London’s Battersea Power Station, due to be closed for redevelopment, got “bye” with a little help from its friends: French fire alchemists Compagnie Carabosse.
Known to many from the cover art off Pink Floyd’s 1977 album Animals, London’s Battersea Power Station no longer burns coal and provides power – the last watt flowed out from Station B on October 31st, 1983. Given the Halloween-y date, it seems perfectly appropriate the power station be lit up in the reflected orange glow of burning flames as it closes to all events pending its redevelopment as a mixed-use commercial and residential center.
As it would be an ironic shame for the station to actually go up in flames, it behooved organizers of the Fire Garden event on September 5th and 6th, 2014 to enlist the talents of French fire alchemists Carabosse. Having performed previously in London at The Mayor’s Thames Festival 2009, the artistic collective was well-placed to give Battersea Power Station a fitting and reverent sendoff.
The event was commissioned by the Thames Festival Trust with essential public funding support by the National Lottery through the Arts Council’s Exceptional award programme, funds from the Mayor of London, and sponsorship from Battersea Power Station Development Company.
You have to admit, the old power station never looked so good – and surprisingly, it really hasn’t been around all that long. Providing electrical power to a fifth of metro London at its peak, Battersea Power Station was built in two stages between 1929 and 1955. Constructed in the now-rare Brick Cathedral style, the former coal-burning station was actually a pioneer of clean power generation when it first opened. Those tall, white chimneys housed water sprayers and scrubbers designed to remove sulfurous emissions from coal smoke.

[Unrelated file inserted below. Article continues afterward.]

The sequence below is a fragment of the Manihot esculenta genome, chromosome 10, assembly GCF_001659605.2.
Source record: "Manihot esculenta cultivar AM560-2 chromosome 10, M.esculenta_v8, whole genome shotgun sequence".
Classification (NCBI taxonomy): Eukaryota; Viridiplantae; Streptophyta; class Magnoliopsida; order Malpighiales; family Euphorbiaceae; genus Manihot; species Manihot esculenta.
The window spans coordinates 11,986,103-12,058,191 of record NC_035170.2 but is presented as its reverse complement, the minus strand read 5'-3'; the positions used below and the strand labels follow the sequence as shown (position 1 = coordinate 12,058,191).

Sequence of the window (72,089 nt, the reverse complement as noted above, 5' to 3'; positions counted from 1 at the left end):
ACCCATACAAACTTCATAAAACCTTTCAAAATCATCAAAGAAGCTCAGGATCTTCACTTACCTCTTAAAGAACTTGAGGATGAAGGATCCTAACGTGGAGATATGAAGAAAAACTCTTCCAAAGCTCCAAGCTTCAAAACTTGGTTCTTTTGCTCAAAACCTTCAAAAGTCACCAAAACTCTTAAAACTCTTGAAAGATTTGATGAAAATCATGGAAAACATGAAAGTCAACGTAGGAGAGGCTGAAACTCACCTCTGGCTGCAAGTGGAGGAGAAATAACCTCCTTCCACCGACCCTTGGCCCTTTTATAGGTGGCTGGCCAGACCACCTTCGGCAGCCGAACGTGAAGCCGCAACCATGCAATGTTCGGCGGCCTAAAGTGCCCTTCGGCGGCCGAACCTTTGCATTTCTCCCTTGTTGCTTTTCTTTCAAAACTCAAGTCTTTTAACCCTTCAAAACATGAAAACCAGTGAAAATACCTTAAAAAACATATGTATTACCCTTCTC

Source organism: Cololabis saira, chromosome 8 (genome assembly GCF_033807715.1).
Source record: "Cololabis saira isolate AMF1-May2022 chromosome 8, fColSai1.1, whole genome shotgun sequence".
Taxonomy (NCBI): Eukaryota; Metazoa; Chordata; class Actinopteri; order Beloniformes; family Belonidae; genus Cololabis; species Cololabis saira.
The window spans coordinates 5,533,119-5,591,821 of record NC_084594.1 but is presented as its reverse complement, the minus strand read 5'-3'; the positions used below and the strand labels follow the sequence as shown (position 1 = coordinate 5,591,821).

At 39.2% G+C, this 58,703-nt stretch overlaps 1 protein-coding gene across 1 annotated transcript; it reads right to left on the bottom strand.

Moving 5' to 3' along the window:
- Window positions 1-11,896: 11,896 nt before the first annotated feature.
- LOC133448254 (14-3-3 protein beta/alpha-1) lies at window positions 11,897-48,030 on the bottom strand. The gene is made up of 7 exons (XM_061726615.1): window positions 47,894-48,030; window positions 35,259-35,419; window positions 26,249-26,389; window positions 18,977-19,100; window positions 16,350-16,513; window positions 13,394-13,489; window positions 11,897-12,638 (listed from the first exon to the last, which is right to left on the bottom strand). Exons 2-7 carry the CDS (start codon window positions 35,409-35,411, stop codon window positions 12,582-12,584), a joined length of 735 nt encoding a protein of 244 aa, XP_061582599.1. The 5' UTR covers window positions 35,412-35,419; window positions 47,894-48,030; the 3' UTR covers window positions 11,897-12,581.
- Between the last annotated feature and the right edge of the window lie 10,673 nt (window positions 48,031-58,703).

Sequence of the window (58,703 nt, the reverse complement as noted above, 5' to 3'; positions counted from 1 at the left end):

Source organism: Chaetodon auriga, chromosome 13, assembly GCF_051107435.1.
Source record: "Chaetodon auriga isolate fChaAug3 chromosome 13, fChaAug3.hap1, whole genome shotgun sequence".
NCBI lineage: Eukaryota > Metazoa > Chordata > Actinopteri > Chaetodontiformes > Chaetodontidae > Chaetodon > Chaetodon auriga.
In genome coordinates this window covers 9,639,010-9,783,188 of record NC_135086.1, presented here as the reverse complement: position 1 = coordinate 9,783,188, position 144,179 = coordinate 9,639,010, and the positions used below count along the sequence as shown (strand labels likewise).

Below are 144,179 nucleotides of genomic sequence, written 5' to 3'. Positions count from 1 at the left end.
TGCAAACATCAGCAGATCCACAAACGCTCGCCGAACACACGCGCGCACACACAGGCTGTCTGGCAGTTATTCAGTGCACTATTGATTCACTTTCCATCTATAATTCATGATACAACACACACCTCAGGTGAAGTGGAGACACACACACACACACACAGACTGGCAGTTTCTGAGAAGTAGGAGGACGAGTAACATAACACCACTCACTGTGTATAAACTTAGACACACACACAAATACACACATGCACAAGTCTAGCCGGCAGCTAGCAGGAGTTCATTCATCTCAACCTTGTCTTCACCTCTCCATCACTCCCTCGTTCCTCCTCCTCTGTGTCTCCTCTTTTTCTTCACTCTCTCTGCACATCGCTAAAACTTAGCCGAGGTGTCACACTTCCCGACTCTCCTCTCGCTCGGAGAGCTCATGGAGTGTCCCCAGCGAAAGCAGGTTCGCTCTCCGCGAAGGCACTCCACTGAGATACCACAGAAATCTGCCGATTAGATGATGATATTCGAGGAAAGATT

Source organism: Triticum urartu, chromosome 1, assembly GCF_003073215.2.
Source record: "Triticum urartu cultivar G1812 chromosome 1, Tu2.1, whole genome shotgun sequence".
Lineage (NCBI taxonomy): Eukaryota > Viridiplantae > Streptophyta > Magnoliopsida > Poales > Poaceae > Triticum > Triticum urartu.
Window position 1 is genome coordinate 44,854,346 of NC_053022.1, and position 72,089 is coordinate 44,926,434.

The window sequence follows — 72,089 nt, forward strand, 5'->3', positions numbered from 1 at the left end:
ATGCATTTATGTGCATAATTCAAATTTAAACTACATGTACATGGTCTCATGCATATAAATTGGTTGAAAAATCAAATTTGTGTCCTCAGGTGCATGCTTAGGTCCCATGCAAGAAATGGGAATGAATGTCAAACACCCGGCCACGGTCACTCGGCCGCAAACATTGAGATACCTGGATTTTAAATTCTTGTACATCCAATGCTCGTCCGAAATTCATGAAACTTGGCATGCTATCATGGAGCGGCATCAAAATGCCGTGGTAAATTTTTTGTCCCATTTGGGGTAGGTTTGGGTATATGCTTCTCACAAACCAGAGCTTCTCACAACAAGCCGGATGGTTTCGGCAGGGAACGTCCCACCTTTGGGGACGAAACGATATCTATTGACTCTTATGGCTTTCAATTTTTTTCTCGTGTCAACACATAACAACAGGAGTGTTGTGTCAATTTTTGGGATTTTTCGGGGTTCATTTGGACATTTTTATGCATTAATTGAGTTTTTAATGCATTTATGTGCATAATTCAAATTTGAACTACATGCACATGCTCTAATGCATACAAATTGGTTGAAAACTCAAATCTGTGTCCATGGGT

The station has been roofless since the late 1980s – plans at the time proposed the site house a theme park but this plan, like many others, came to naught. Exposed to the ravages of English weather for decades, the building is still structurally strong and its walls, facade and of course those mighty chimneys will remain, protected by English Heritage and incorporated into the site’s new incarnation.
With the redevelopment expected to extend into 2017, the time was right for a memorable sendoff to Battersea Power Station and Carabosse pulled out all the stops in showcasing the structure’s visual eminence. “This is fire alchemy at its very best: the smell of wax, the hiss of steam, and the heat and glow of the multiple fires acknowledging and celebrating this iconic site’s gritty, smoke belching, industrial past,” enthuses Totally Thames. “Globes of fire and thousands of points of flickering flame will illuminate the Power Station as musicians play a mix of old style Parisian music with moody improvised sounds.”
Kudos and credit to photographer Chris Saxon/WENN.com for capturing the essence of the event, and thanks to Mother Nature for restraining the English rain – a crucial consideration for an event centered on open flames and fires!